Atkinson (2002) notes that Sigmund Freud’s (1957) psychoanalytic method, in which he focused on individual case studies, might be the first genuine interest in the life history data, while Erik Erikson’s (1975) use of life history also was concerned with the questions like how particular situations in an individual’s life shapes her personality patterns. On the other hand, Charlotte Buehler (1968), utilizing the life history method to look at the human condition and the course of human life “identifies both maintenance and expressive features in the life course, such as creativity, consolidation, and adaptation” (p.96). However, life story has been different to different people, what has been at the heart of the life story research, is the concern with life, and a dedication to revealing it in various forms (Bertaux & Kohli, 2008)

Life Story and Anthropology

Atkinson (2002) argues that “the life history has long been a primary methodology of anthropological fieldwork (pp. 123).” Pointing out that anthropology has a long history of life story work, Bertaux and Kohli (2002) also argue that Oscar Lewis’s and Sidney Mintz’s work probably exerted relatively more significant influence on the life story work than The Polish Peasant (Mintz, 1960; Howell, 1983).Differentiating between life history and life story, Frank (1995) argues that under the influence of generic conventions and anthropology’s traditional epistemological underpinnings of naturalism, the focus of the life history work remained mostly on diachronic change. On the other hand, life story research focuses on ‘cultural scripts’ and ‘narrative devices’ through which individuals make sense of their experience. Arguing that methodologically, life story research tends to be more phenomenological than life history, He (1995) continues that “Life story research emphasizes the truth of the telling versus telling the truth…” (p.145). However, Bertaux and Kohli (2002) lament that although anthropology's discipline has made quite significant contributions to the field of life story research, regrettably, it, though with few exceptions, has tended to move more towards ‘scientism.’ They consider this shift as a significant loss for the life story research.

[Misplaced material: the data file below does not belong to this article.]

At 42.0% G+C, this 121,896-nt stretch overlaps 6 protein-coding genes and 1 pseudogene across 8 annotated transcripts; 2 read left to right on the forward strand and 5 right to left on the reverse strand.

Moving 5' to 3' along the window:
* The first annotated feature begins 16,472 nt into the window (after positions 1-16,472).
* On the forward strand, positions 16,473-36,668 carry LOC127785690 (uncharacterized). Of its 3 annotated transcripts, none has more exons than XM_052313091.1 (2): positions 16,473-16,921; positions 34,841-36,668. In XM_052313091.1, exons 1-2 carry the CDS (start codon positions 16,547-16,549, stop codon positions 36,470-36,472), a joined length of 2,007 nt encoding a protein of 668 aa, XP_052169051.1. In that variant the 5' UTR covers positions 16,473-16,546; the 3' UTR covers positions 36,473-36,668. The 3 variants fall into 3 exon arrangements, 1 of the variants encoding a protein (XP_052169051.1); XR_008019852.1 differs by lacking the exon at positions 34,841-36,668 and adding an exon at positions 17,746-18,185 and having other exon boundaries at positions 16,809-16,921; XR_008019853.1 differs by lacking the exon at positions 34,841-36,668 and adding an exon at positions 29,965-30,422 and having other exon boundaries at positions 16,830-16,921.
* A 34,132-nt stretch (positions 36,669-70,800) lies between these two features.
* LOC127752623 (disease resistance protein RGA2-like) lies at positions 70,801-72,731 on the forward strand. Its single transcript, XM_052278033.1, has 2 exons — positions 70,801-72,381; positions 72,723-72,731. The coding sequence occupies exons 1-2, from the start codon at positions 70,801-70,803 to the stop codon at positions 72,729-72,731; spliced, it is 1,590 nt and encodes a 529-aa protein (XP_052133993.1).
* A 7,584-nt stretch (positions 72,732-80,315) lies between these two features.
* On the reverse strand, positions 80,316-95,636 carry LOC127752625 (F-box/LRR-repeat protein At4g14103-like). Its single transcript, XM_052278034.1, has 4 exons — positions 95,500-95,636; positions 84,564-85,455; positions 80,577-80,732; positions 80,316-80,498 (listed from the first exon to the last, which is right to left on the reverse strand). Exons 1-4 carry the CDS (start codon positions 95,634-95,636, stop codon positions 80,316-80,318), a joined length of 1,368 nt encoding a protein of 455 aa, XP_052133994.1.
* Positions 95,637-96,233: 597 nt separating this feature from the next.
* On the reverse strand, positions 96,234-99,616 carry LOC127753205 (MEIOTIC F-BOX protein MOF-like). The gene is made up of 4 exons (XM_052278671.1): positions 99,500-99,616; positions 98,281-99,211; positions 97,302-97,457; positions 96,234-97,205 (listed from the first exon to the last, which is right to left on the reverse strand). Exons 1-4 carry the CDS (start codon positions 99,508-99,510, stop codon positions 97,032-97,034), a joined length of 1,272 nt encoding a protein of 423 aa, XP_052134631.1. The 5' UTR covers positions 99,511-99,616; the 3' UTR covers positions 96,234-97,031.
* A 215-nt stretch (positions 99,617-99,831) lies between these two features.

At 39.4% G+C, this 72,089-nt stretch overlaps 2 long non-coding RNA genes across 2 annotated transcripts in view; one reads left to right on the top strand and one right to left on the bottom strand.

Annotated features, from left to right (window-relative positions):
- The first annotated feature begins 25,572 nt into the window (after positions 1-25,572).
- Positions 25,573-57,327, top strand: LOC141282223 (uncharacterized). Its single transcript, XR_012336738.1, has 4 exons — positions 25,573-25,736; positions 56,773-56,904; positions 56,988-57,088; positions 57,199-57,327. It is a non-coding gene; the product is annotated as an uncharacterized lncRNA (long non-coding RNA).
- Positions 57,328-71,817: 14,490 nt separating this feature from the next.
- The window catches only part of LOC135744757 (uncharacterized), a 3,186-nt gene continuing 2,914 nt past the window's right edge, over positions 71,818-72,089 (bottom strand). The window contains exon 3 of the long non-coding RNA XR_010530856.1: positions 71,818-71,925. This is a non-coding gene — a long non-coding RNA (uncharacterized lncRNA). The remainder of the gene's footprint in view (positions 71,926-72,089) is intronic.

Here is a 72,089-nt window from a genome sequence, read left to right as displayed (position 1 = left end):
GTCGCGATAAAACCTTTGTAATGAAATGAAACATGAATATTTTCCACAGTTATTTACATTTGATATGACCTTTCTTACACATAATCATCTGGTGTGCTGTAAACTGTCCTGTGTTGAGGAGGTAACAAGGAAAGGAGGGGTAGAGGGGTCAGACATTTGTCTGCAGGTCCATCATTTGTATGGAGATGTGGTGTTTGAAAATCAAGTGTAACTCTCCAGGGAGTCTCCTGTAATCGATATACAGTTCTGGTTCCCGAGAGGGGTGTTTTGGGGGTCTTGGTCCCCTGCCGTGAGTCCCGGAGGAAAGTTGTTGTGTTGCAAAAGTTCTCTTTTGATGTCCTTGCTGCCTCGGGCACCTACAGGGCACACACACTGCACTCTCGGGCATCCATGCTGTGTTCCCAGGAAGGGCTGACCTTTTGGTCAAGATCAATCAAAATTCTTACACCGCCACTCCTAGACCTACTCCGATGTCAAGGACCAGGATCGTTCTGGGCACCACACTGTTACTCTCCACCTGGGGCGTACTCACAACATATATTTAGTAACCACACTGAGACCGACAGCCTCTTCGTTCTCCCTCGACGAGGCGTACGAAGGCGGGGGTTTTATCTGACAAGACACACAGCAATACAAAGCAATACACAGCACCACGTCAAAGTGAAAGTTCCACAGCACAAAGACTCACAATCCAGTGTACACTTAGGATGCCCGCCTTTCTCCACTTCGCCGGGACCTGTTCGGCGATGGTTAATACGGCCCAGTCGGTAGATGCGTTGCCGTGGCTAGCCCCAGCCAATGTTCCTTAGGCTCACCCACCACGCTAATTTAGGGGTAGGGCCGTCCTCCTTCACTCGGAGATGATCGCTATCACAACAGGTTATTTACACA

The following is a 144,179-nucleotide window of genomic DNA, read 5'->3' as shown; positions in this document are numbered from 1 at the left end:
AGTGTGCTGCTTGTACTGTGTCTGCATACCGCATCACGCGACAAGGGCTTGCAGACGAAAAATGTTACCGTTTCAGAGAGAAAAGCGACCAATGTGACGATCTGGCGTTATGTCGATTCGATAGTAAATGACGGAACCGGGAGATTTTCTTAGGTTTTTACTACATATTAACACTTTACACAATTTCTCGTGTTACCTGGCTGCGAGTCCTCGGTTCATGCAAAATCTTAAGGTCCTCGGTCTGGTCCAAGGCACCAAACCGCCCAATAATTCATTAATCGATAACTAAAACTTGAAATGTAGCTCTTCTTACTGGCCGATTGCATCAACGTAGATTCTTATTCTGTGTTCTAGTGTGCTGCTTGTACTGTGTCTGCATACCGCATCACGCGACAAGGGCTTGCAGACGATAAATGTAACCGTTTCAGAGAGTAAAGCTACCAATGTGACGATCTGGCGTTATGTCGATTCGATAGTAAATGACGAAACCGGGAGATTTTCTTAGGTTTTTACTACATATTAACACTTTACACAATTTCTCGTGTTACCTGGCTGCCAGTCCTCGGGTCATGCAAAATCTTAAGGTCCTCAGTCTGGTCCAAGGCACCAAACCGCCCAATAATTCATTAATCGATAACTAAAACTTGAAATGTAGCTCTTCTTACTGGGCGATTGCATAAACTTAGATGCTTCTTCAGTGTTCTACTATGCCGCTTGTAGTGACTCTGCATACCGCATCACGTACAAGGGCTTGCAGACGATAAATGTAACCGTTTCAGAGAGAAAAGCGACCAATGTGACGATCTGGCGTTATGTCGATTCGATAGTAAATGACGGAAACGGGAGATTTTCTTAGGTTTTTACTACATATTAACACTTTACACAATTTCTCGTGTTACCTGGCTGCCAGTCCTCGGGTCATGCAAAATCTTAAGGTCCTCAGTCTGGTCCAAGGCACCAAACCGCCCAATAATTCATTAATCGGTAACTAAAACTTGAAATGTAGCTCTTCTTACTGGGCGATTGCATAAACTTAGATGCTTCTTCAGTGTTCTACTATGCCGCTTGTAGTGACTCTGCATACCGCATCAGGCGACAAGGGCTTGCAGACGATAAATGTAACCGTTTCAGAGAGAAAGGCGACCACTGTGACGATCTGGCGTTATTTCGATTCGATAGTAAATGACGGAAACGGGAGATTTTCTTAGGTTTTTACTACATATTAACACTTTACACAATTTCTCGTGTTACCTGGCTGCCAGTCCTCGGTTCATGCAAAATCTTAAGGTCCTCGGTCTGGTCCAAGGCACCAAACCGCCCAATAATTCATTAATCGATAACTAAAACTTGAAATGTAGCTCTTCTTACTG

Although, as a source of data collection, life history has been used in the social scientific research, roughly speaking, for about more than seventy years, but as Watson (1976) points out, “... it has nearly always occupied a marginal role in comparison to such techniques as structured observation, interviewing, and testing procedures whose purposes, generally, are experimentation and hypothesis testing (p.95)’. Frank (1995) points out the shift of interest in the individual life and lived experience in anthropological studies through the 1980s and 1990s, and thinks that along with many factors, “global transformation of poststructuralist order” also paved the way for a renewed interest in life stories.


The use of narrative in phenomenologically inspired research has emphasized the importance of the narrative that “Humans live, remember and dream through stories. In an authentic sense, we domesticate this wild world of ours by narrative, making the flux and ambiguity of experience somehow comprehensible. Humans are story-creating animals. “Narrative is inescapable” (Reck, 1993:66).